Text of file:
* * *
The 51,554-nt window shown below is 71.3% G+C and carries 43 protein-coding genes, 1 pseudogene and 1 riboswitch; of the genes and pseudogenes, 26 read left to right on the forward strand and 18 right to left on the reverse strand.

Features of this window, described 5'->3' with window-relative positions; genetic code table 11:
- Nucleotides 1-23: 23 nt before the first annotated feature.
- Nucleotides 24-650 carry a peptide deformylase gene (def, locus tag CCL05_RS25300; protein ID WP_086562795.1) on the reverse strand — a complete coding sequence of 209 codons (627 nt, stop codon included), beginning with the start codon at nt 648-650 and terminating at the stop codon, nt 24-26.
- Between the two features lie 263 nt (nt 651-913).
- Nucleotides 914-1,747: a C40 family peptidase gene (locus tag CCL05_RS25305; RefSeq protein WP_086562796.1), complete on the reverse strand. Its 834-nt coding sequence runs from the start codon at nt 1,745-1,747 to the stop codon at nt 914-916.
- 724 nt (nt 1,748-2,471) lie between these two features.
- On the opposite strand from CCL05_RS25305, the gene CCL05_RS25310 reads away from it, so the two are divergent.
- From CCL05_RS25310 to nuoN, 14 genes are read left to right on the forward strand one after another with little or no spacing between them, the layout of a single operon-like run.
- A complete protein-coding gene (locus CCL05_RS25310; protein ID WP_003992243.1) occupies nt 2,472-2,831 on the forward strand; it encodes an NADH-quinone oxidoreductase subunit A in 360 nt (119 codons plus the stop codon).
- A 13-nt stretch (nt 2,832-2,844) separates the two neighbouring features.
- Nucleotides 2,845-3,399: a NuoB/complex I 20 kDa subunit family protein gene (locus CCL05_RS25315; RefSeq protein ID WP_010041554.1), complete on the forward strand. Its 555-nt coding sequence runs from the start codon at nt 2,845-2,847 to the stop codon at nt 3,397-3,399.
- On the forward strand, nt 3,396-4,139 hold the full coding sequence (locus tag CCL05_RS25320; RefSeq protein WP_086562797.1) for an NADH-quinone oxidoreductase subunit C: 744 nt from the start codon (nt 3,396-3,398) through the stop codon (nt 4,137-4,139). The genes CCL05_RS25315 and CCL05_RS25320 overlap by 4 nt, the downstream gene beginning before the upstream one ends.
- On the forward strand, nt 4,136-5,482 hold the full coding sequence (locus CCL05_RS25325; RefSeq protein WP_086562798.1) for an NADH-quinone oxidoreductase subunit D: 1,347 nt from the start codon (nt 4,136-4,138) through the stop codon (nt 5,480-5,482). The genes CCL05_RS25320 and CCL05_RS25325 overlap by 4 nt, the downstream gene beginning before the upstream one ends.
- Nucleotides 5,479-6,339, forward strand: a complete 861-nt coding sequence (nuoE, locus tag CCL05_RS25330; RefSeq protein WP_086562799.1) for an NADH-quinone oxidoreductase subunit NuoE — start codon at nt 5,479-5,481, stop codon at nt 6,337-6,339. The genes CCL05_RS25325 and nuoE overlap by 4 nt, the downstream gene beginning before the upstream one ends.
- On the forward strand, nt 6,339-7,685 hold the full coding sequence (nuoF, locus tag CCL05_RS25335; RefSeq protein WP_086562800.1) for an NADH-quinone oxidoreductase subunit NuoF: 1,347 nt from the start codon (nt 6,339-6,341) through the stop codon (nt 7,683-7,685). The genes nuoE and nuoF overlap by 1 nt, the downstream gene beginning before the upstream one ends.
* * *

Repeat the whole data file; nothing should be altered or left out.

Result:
The 51,554-nt window shown below is 71.3% G+C and carries 43 protein-coding genes, 1 pseudogene and 1 riboswitch; of the genes and pseudogenes, 26 read left to right on the forward strand and 18 right to left on the reverse strand.

Features of this window, described 5'->3' with window-relative positions; genetic code table 11:
- Nucleotides 1-23: 23 nt before the first annotated feature.
- Nucleotides 24-650 carry a peptide deformylase gene (def, locus tag CCL05_RS25300; protein ID WP_086562795.1) on the reverse strand — a complete coding sequence of 209 codons (627 nt, stop codon included), beginning with the start codon at nt 648-650 and terminating at the stop codon, nt 24-26.
- Between the two features lie 263 nt (nt 651-913).
- Nucleotides 914-1,747: a C40 family peptidase gene (locus tag CCL05_RS25305; RefSeq protein WP_086562796.1), complete on the reverse strand. Its 834-nt coding sequence runs from the start codon at nt 1,745-1,747 to the stop codon at nt 914-916.
- 724 nt (nt 1,748-2,471) lie between these two features.
- On the opposite strand from CCL05_RS25305, the gene CCL05_RS25310 reads away from it, so the two are divergent.
- From CCL05_RS25310 to nuoN, 14 genes are read left to right on the forward strand one after another with little or no spacing between them, the layout of a single operon-like run.
- A complete protein-coding gene (locus CCL05_RS25310; protein ID WP_003992243.1) occupies nt 2,472-2,831 on the forward strand; it encodes an NADH-quinone oxidoreductase subunit A in 360 nt (119 codons plus the stop codon).
- A 13-nt stretch (nt 2,832-2,844) separates the two neighbouring features.
- Nucleotides 2,845-3,399: a NuoB/complex I 20 kDa subunit family protein gene (locus CCL05_RS25315; RefSeq protein ID WP_010041554.1), complete on the forward strand. Its 555-nt coding sequence runs from the start codon at nt 2,845-2,847 to the stop codon at nt 3,397-3,399.
- On the forward strand, nt 3,396-4,139 hold the full coding sequence (locus tag CCL05_RS25320; RefSeq protein WP_086562797.1) for an NADH-quinone oxidoreductase subunit C: 744 nt from the start codon (nt 3,396-3,398) through the stop codon (nt 4,137-4,139). The genes CCL05_RS25315 and CCL05_RS25320 overlap by 4 nt, the downstream gene beginning before the upstream one ends.
- On the forward strand, nt 4,136-5,482 hold the full coding sequence (locus CCL05_RS25325; RefSeq protein WP_086562798.1) for an NADH-quinone oxidoreductase subunit D: 1,347 nt from the start codon (nt 4,136-4,138) through the stop codon (nt 5,480-5,482). The genes CCL05_RS25320 and CCL05_RS25325 overlap by 4 nt, the downstream gene beginning before the upstream one ends.
- Nucleotides 5,479-6,339, forward strand: a complete 861-nt coding sequence (nuoE, locus tag CCL05_RS25330; RefSeq protein WP_086562799.1) for an NADH-quinone oxidoreductase subunit NuoE — start codon at nt 5,479-5,481, stop codon at nt 6,337-6,339. The genes CCL05_RS25325 and nuoE overlap by 4 nt, the downstream gene beginning before the upstream one ends.
- On the forward strand, nt 6,339-7,685 hold the full coding sequence (nuoF, locus tag CCL05_RS25335; RefSeq protein WP_086562800.1) for an NADH-quinone oxidoreductase subunit NuoF: 1,347 nt from the start codon (nt 6,339-6,341) through the stop codon (nt 7,683-7,685). The genes nuoE and nuoF overlap by 1 nt, the downstream gene beginning before the upstream one ends.